Friday, December 4, 2009

Book Review In Words

Book Review: In Words

The Well-Adjusted Child: The Social Benefits of Homeschooling by Rachel Gathercole

I’ve been working through this book for about a month or so, now. Time required to read a book is usually a good indication of whether it’s a must read or not.

Though not a page turner by any means, this book is required reading for homeschoolers (or beginners like me, anyway). It gives many good discussion points about the social benefits of homeschooling to add to your own resume of ‘confidence in schooling’ as well as to discuss with others who have a more difficult time believing in the legitimacy of home learning.

Non-homeschoolers, though, might find Gathercole’s style of writing a bit argumentative …as if you’re approaching the reading of this book thinking homeschoolers an inward, quiet bunch who prefer to be alone.

The author states research which has found that the aspect of socialization is the ONE thing that truly sets all homeschoolers apart in a POSITIVE way. It was in this vein of passing our own kids through the microscope of societies’ view of a “well socialized child” that led my focus of reading. Reading this book did, indeed, give me more confidence to know that not only will our children be well socialized at the end of our homeschooling process, but because of homeschooling that they will be well socialized.

Gathercole shares research to support this idea by saying "...perhaps the most important unifying factor among all homeschoolsers, and the one that truly makes the homeschooling lifestyle what it is, is that the homeschooling family shares their days. The members of the family share one unified life rather than leading separate lives that intersect only in the evening and on weekends. This element of homeschooling is of the utmost importance to homeschoolers, who consider it the cornerstone of their children’s social development.”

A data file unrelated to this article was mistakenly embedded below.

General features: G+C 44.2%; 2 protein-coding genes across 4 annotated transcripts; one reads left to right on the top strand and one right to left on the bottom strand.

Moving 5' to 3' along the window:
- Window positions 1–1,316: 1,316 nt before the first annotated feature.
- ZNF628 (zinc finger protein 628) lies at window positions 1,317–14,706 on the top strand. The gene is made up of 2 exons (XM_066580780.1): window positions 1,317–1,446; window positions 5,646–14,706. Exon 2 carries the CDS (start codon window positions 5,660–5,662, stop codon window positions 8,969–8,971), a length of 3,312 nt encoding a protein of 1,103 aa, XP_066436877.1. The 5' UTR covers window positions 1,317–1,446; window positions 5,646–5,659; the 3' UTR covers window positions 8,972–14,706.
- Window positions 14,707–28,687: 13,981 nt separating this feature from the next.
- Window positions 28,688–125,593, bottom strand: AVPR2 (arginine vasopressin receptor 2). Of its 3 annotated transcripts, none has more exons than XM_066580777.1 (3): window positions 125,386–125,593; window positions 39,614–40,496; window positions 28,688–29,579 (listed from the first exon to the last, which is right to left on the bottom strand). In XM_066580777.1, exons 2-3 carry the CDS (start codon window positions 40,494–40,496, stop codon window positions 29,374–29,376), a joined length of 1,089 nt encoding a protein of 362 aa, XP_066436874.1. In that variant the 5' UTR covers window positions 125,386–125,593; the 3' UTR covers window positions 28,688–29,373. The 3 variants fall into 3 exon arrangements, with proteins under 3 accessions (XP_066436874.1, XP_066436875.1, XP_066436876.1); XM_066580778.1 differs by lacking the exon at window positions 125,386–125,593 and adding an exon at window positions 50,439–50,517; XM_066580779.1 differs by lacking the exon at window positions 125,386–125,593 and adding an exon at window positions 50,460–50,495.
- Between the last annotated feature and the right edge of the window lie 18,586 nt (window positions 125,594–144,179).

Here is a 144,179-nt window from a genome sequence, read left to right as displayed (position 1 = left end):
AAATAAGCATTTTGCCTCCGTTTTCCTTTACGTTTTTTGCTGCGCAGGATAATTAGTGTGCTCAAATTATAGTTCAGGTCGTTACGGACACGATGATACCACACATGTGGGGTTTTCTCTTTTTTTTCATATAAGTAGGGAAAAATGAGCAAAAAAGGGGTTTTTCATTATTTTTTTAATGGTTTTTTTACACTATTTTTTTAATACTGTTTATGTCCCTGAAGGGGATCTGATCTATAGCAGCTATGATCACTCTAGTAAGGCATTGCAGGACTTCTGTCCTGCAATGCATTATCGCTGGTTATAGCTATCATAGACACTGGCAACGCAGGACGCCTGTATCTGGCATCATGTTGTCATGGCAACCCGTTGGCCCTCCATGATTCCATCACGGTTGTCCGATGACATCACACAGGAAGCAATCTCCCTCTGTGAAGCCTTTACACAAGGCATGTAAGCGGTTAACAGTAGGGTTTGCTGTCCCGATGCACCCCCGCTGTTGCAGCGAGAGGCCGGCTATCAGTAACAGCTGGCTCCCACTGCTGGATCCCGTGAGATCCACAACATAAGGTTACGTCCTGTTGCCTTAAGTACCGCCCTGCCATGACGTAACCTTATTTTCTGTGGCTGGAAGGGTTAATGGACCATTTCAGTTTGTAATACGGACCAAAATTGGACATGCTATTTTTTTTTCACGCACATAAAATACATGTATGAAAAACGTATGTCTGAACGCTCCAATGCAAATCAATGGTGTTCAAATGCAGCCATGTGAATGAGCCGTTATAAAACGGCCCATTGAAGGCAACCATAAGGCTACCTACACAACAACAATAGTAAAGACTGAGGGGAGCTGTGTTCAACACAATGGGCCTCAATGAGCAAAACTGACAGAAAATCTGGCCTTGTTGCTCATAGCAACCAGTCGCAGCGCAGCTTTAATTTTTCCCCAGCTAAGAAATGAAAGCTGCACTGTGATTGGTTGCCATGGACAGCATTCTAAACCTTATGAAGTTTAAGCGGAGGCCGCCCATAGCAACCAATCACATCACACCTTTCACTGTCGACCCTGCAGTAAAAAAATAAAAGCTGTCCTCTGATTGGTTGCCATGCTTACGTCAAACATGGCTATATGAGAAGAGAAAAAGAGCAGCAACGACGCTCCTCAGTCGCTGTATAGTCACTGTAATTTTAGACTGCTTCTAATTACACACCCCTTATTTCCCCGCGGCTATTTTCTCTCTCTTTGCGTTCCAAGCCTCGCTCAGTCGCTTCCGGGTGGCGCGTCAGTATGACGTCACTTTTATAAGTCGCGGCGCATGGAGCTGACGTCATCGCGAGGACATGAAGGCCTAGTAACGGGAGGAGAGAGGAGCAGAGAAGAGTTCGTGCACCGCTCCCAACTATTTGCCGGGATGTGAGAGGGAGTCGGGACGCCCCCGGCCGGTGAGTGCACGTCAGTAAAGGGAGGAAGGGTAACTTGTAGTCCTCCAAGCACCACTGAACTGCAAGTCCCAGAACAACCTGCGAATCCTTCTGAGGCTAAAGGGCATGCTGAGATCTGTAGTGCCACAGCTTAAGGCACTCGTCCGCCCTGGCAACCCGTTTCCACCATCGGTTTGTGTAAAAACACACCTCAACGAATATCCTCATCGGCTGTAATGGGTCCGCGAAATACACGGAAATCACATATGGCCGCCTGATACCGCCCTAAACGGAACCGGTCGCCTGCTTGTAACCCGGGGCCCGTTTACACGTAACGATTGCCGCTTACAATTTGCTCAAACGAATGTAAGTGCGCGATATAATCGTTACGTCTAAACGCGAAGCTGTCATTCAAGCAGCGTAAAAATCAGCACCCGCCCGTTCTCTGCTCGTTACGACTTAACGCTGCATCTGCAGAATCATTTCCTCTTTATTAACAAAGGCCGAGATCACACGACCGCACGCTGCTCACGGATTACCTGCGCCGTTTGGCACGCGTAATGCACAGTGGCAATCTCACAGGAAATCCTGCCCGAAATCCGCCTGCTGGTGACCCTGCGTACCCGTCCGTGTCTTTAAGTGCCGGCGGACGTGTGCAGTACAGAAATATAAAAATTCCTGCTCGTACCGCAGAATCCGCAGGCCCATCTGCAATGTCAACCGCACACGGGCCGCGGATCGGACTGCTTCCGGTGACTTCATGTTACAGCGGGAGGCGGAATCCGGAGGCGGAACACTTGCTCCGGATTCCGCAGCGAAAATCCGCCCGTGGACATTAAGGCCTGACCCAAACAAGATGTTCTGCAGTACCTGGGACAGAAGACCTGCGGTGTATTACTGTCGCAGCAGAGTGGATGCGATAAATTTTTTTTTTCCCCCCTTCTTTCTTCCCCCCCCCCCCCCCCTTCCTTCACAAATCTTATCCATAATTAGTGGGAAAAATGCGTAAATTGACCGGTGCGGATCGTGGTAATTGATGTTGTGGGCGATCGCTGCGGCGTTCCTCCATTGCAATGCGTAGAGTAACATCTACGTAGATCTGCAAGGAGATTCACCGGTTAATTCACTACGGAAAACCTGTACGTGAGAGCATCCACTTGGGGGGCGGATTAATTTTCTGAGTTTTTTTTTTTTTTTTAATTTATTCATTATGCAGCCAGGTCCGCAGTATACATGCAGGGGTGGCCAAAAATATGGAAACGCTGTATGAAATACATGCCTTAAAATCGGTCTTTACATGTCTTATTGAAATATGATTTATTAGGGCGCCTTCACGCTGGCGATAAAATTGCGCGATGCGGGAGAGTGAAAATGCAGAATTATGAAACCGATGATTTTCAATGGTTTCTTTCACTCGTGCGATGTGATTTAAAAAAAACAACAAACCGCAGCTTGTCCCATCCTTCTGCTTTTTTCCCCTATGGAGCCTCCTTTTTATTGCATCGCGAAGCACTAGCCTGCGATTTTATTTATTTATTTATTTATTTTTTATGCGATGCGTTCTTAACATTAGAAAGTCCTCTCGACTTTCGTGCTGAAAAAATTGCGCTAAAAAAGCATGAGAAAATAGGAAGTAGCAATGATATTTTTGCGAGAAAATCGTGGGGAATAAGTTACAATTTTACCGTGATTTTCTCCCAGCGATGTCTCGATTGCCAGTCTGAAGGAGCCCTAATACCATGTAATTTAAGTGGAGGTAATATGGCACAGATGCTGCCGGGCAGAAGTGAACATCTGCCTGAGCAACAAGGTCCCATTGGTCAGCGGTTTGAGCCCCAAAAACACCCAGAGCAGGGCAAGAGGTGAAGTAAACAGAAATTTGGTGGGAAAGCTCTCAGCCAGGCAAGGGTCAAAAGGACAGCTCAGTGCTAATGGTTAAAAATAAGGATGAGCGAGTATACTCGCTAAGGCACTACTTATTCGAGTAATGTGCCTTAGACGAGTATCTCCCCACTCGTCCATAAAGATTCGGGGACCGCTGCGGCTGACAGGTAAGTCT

It was important for me to keep in mind as I read, that, Gathercole is not addressing why homeschooling might make a child more academically successful at school. She is, at the heart of the book, addressing "the bottom line that it is socialization itself that sets homeschooling apart and defines and distinguishes it from all other forms of schooling, [and that] it may ironically be the case that socialization is the single most important factor in homeschooling even scholastically. As homeschoolers demonstrate remarkable academic success, it just may be the unique social environment homeschoolers enjoy that make homeschooling so effective".

While a bit laborious to read a book focused on what, at times, might feel like a minute part of a homeschool day filled with curriculum and study, it is really the good socialization of a child in his own family which makes the child capable of using his academic success outside the home.

Other resources as listed in text:
Homeschooling for Excellence, David and Micki Colfax
Family Matters, David Guterson
A Sense of Self: Listening to Homeschooled Adolescent Girls, Susannah Sheffer
Dumbing Us Down, by John Taylor Gatto
Homeschooling: Take a Deep Breath-You Can Do This!, Terrie Lynn Bittner
Punished by Rewards, and No Contest, Alfie Kohn
The Teenage Liberation Handbook, Grace Llewellyn
Teach Your Own, John Holt

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